What Is Osteopathy

“At the still point of the turning world. Neither flesh nor fleshless;
Neither from nor towards; at the still point, there the dance is,
But neither arrest nor movement. And do not call it fixity,
Where past and future are gathered. Neither movement from nor towards,
Neither ascent nor decline. Except for the point, the still point,
There would be no dance, and there is only the dance.
I can only say, there we have been: but I cannot say where.”

T.S. Eliot

Osteopathy is a philosophy of healthcare that acknowledges that the living body is a self-renewing, self-regenerating, self-recuperating system which maintains health constantly throughout life. Whenever that health-maintaining system is compromised, symptoms or disease could develop. Osteopathy is concerned with that which has compromised health rather than the resulting condition.

Osteopaths have been regulated by statute since 1993. They are trained to diagnose conventionally and also to use their hands to assess body function and dysfunction. This gives the osteopath uniquely sensitive information about the disability within the body and how this insight might be used to help restore health.

Although people commonly describe their symptoms in terms of conventional medical conditions, osteopaths do not primarily treat medical conditions; they are more concerned with the cascade of events which could have contributed to the development of those medical conditions.


IMGP4957The role of the Osteopath is to establish a good relation between the patient’s body and health.

Osteopaths work with their hands using a broad range of different techniques. Underlying Osteopathic thinking is the premise that the body is designed for movement. Due to physical and/or other trauma, this healthy movement and quality is lost and restriction sets in. These restrictions are responsible for mechanical problems (such as can under pin low back, neck and other pain). They also cause a disruption in the enervation, nutrition and drainage on which every cell in the body relies for good function. In this way the benefits of addressing these restrictions through Osteopathic Treatment can be helpful to a very wide range of different conditions.

The role of the Osteopath is to get normal healthy IMGP4951movement and quality back into restricted areas of the body, and this can be done in a variety of different ways.

Direct techniques are those where the restriction is forced past the point of resistance in order to get it to move again; these are the clicks and crunches.

Indirect techniques are more gentle. These involve the restriction being taken away from the point of resistance. The restriction is disengaged; like taking a coat off the coat hook in order to free it from being held. Cranial Osteopathy falls within this umbrella and that is what I specialise in.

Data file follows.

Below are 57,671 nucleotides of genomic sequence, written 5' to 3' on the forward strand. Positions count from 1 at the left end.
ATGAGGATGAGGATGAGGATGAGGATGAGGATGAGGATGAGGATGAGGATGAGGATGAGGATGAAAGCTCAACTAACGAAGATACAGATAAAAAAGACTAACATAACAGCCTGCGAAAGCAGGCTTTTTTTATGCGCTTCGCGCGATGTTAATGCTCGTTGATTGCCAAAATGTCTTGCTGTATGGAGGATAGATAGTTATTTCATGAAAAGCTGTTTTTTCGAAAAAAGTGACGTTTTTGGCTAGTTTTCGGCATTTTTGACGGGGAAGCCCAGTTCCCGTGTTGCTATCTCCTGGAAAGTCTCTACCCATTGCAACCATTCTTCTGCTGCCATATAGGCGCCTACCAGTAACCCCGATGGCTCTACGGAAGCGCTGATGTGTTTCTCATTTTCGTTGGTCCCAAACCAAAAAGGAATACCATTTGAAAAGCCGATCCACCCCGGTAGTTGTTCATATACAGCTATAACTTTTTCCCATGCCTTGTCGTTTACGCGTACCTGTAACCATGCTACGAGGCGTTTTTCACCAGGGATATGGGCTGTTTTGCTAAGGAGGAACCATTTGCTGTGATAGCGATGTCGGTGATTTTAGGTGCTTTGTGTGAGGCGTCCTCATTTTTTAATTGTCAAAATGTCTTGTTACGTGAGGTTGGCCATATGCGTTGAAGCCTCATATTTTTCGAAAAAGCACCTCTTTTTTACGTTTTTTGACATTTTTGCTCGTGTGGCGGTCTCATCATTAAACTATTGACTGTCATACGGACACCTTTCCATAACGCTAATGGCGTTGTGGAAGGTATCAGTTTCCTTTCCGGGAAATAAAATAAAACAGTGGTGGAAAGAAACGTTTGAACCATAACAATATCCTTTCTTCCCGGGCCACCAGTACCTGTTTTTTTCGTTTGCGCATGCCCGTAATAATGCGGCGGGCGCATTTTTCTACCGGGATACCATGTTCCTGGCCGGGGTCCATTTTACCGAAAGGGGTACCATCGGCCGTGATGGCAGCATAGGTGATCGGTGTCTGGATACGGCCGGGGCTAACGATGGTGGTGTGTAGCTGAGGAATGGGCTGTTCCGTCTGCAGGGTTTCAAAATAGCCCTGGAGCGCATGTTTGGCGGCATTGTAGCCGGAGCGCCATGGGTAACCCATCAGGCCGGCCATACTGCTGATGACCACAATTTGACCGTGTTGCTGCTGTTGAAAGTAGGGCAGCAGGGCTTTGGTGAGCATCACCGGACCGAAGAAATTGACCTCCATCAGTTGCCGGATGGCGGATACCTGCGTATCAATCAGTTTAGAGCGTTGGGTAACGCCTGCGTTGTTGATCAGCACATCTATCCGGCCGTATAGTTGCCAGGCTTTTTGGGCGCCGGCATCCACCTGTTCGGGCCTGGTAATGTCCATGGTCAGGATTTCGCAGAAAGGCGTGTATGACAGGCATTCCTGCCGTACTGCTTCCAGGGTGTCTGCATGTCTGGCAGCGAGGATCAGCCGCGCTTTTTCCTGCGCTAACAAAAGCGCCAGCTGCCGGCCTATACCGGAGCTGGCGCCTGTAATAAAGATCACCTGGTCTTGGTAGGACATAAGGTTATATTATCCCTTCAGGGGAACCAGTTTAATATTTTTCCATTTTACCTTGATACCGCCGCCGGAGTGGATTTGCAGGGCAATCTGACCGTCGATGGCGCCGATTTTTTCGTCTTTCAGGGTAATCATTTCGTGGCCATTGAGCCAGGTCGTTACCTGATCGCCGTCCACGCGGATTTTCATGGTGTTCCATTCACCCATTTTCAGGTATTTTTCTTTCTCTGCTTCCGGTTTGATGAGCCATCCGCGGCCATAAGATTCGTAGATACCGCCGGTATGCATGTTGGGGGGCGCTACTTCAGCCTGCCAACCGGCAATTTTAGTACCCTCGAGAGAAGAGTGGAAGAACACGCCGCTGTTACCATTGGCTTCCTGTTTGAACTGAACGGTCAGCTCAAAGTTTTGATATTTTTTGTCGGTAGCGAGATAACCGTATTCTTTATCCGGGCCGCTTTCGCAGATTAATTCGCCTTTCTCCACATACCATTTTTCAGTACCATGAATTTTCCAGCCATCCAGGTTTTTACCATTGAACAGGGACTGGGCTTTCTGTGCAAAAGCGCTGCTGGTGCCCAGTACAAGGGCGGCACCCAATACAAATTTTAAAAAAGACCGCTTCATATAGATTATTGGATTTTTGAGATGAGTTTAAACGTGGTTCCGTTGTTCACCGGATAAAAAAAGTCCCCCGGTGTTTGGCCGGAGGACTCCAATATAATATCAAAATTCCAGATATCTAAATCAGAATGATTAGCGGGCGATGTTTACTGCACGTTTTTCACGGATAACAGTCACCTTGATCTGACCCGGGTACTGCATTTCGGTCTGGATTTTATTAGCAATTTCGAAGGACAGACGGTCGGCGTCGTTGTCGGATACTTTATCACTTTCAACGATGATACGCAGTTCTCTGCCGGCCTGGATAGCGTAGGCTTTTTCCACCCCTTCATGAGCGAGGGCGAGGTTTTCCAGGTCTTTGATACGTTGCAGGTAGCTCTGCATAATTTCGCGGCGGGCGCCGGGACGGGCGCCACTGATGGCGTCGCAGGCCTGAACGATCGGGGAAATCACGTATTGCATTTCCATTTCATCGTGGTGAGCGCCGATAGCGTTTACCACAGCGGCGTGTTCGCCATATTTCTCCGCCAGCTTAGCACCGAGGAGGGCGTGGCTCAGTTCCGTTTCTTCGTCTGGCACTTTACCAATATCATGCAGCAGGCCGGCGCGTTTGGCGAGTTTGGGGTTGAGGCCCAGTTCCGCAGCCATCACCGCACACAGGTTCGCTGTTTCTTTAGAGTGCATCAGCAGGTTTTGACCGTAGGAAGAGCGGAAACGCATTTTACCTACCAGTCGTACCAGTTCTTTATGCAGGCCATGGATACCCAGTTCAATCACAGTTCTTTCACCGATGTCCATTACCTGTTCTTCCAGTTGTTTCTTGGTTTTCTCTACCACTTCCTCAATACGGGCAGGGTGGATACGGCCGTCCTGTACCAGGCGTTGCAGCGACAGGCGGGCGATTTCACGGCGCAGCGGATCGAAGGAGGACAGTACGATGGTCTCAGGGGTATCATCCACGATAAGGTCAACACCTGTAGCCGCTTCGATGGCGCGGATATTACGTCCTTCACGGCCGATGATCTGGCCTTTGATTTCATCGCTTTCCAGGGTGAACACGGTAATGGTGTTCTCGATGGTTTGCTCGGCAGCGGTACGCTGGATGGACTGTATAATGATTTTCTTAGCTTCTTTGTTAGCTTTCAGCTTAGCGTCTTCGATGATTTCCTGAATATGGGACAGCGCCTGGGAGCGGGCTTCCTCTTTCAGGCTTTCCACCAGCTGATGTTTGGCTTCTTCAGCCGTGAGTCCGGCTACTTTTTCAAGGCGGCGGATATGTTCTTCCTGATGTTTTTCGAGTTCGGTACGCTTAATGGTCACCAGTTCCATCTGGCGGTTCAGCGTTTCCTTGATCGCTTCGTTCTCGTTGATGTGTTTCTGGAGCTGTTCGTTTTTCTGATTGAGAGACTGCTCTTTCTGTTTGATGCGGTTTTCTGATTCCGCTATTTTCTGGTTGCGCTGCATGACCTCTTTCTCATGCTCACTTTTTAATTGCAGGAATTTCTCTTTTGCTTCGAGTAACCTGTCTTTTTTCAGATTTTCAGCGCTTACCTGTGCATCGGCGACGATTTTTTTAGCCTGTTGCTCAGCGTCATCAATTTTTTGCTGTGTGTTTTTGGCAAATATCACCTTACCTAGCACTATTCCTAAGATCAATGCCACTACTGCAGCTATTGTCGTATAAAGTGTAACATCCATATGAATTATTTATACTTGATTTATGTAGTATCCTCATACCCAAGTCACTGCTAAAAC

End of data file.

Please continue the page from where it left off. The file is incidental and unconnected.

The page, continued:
The human body is tensioned up like a spring that tends to a particular shape. It has something like a blue print that it tends towards in full health, and when the body is supported in treatment (or disengaged) in a very particular way in the context of Stillness, it is able to return back to its optimal shape in which it functions to the best of its capacity. This approach is at the heart of what William G. Sutherland (the founder of ‘Cranial Osteopathy’) practiced and taught in his later years. It is also likened to the work done by Jim Jealous (which he refers to as ‘The Biodynamics of Osteopathy’ or ‘Biodynamic Osteopathy’), and Mike Boxhall (which he calls ‘Getting in Touch’). For further information please follow the links below.





Osteopathy is taught as a 4 year full time BSc Honours degree. This involves a sound understanding of anatomy, physiology, pathology, neurology and clinical testing, as well as a firm foundation in osteopathic principles and practice. Osteopathy is based on a western understanding of how the human body functions, similar to that of a medical doctor. Osteopaths use this information and apply it in their own unique way.

In the UK Osteopath’s don’t prescribe drugs, they work with their hands.

GOsCLogoAll Osteopaths, irrespective of what approach they use, have the same training and are by law required to be registered with the General Osteopathic Council, Osteopaths Act 1993. For further information please follow the link below.


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